I'm considering submitting the following as my final assessment paper for philosophy. Is it clever? Anyone think it'll work? I've not completed a single reading since the midterm, so writing about this tomorrow isn't gonna be easy.
To Heidegger, the fundamental question of metaphysics is “Why are there beings at all instead of nothing?”. The question stands alone because of the breadth, depth, and priority holds over its askers, that is; it considers all of the objects of knowledge in that it makes serious question of the ‘fact’ of each and every being’s existence, it scrutinizes the conditions, causes, and changes of all beings and withholds assent to no observations. Due to the sheer magnitude of its inquiry, Heidegger sets about using it to restore the lost meanings of existence and life; dasein.
Without wanting to overstep boundaries of the prompt, I would like to make my own presentation. The views I present may or may not align with those of Heidegger himself, though if that compels you to dismiss what I’m about to say, please skip to the last paragraph.
The other day I experienced a moment of anger, in attempt to calm myself down I sought to question my anger; I ultimately found that I was only upset because I had done what I had done. That is to say that I would have not felt upset if I had not behaved.
Then I wondered why it is that I behaved and found that it was only because I sought change. At this point, I weaved round and began, again, to question why I had sought change and bubbled up in further rage. After this, I remembered that I was only upset because I had done what I had done, and then I realized that anyone who had thought the same thought would find that it was true.
Then it occurred to me to ask how it is that anyone would measure the same truth, to which I realized that I ought to be asking themselves “Why do I change?” Because I only perform behavior in order to alter the environment in which I exist; if whatever it is that can possibly be done needn’t be done, then why would I do it?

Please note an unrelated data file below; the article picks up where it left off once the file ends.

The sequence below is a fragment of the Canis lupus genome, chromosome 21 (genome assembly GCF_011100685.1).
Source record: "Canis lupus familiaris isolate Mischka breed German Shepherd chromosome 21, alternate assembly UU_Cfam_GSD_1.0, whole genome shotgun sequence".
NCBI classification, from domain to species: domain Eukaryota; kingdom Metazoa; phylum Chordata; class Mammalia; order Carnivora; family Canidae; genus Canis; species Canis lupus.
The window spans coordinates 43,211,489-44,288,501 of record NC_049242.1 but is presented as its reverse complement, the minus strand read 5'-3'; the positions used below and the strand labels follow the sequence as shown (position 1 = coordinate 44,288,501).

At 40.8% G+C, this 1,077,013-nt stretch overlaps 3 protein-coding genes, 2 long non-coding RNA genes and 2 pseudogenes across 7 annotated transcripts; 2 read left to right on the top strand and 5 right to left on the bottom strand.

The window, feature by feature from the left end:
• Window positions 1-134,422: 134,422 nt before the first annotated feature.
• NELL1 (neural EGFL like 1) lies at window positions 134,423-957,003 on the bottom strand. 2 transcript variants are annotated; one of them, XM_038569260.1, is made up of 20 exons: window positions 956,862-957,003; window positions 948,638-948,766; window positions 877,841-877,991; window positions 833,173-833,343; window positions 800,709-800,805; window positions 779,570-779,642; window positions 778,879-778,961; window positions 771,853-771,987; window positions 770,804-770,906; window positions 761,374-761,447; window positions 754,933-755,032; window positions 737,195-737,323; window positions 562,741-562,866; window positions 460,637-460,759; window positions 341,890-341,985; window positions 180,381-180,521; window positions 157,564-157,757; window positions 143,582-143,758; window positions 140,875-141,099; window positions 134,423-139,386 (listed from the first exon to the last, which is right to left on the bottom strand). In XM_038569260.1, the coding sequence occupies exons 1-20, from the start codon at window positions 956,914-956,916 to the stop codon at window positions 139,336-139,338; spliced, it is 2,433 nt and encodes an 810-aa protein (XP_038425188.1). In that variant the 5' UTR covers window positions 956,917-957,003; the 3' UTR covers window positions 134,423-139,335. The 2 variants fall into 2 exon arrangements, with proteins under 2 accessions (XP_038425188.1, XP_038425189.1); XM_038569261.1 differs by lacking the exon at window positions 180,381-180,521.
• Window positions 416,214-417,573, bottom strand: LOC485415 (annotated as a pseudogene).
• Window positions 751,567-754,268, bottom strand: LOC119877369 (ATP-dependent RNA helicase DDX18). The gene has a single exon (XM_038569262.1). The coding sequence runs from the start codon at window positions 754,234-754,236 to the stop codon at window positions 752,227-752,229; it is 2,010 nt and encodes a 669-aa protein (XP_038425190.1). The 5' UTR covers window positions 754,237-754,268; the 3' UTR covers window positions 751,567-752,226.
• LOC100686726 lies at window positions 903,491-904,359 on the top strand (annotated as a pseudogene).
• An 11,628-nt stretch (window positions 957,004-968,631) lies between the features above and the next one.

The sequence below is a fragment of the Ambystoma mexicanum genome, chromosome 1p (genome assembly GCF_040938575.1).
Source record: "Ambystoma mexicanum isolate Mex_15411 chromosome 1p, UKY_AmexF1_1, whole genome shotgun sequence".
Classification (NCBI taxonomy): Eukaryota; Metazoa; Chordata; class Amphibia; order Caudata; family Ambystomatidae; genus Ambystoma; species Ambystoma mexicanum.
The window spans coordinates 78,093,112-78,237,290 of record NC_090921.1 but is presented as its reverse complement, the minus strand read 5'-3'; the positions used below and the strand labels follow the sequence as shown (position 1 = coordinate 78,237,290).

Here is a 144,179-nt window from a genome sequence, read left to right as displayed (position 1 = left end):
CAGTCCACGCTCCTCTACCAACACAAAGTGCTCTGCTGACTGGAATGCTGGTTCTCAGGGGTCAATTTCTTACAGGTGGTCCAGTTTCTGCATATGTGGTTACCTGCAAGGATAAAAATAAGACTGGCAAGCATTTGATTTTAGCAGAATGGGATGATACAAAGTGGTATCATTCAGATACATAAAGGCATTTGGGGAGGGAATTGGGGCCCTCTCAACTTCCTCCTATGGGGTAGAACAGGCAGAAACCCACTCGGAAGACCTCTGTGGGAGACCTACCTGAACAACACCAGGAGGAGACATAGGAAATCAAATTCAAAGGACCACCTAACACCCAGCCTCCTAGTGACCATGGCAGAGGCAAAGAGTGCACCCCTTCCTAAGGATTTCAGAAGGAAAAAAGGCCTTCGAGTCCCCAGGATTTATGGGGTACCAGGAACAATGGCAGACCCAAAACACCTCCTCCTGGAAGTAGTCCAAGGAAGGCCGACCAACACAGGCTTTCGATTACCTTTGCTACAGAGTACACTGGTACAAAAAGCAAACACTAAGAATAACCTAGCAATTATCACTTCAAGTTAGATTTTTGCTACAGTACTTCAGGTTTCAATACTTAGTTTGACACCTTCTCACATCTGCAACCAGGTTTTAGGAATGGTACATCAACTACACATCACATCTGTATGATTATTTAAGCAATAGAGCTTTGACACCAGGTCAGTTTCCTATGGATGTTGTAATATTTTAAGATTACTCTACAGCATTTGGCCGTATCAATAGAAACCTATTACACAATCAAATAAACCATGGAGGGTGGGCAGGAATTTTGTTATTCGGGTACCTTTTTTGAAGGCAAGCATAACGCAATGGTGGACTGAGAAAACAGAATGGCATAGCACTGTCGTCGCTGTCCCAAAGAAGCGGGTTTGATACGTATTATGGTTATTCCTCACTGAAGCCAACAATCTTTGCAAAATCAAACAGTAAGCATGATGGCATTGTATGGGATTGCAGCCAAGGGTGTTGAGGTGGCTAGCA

It was at this point that I recognized that I had questioned the existence of all beings. First myself; as I need to be something in order change to another thing. Then anything else; because my own knowledge was insufficient. Then the identities of beings; as in order for them to change they had to be different to one another before and after the change had taken place. At this point I had questioned the beings that beings become when they change, I had also called into question the identities of the beings by questioning what a being becomes when it changes.
In making all of these questions from the question of change, and in setting
One’s self upon them, one finds some strange thing hanging in ‘sight’. That is to say that I felt as if the application of logic, at least as well as I could use it, really wasn’t leading me anywhere. No matter how far I got, I kept floating back to the initial anger. I’m a physics student, so I went back to Einstein’s thought that perhaps the truth lay in some notion of relating beings; that perhaps all beings are if and only if they are, and that only in being whatever they were, and only if they truly were, was what they could be. That unless some thing was, and that the thing was itself, then the being could make sense of nothing. After all, the only meaning I could ever expect to take from a thought would be whatever it was that I was thinking about, and it would depend on whatever it was that I was thinking about. And after that, in some crucial metaphysical respects, Einstein’s view is really a lot like what a physicist who might, or might not, agree with the views of some philosopher like plato, or kant, might say.
Alas, even after all of this, I still step back and assess this statement only to find that it needn’t be true; even if I did experience thinking about some being, who is to say it was of my own will? Who is to say it wasn’t about imposition? After all, don’t our instincts consist of the behaviors we perform without actively choosing to? Nobody could measure my existence unless they were able to experience it and if I cannot know that I can experience theirs, then how could I ever expect a concurrent measurement of my own? Perhaps I have Hume to thank for this. After all, both Hume and I apparently sought to describe something equally important to the both of us since we questioned it to the point of observing no meaning, maybe we’re thinking about the same thing and responding to it as equals. But it’s really hard to tell because the words we use have no real meaning.
But what if after all of this thinking I only get a D+ on this exam? Perhaps I might expect to be sad, but what if it were only because I had done what I had done?